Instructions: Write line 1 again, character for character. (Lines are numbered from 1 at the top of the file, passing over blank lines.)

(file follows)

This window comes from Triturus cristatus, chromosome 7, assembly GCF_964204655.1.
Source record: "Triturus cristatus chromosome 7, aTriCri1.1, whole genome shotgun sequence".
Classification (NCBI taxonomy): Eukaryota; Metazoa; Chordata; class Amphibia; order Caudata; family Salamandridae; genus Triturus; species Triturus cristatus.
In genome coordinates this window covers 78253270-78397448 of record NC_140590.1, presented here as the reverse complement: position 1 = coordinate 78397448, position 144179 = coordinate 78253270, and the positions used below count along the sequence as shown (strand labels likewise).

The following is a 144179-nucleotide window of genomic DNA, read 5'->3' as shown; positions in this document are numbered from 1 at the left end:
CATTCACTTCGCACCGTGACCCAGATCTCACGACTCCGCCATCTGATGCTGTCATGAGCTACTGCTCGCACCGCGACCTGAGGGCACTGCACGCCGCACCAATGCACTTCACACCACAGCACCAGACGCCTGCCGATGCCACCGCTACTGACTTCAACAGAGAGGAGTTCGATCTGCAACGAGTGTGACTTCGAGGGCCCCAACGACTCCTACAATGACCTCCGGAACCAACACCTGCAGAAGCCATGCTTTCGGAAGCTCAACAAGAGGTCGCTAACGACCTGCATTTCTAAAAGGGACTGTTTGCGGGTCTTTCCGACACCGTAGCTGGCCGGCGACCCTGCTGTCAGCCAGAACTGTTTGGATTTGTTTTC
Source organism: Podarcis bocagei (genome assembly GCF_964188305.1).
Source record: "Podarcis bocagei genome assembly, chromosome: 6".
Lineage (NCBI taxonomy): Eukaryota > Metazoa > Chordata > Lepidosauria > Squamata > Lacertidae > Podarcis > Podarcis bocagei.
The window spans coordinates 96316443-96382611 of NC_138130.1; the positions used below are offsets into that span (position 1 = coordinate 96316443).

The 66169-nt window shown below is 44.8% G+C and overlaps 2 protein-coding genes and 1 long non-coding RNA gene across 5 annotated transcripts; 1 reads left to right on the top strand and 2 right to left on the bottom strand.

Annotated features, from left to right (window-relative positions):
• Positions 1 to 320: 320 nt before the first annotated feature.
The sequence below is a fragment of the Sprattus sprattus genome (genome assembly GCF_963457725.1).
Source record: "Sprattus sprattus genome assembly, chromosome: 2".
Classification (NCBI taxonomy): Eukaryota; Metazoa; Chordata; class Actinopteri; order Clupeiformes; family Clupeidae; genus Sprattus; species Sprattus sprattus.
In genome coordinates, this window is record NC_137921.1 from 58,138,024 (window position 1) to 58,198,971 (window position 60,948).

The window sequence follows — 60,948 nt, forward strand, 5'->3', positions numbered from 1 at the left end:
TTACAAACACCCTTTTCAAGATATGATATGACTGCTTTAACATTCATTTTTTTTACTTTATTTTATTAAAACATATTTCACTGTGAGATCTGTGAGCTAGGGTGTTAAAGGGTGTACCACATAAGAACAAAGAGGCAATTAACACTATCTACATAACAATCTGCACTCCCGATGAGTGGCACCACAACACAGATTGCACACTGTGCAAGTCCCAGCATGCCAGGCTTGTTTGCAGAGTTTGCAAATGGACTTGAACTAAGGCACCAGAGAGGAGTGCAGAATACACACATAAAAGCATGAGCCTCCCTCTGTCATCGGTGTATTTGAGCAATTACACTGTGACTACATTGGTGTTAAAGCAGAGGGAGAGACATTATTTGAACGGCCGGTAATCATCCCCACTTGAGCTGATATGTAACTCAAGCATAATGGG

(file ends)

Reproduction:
This window comes from Triturus cristatus, chromosome 7, assembly GCF_964204655.1.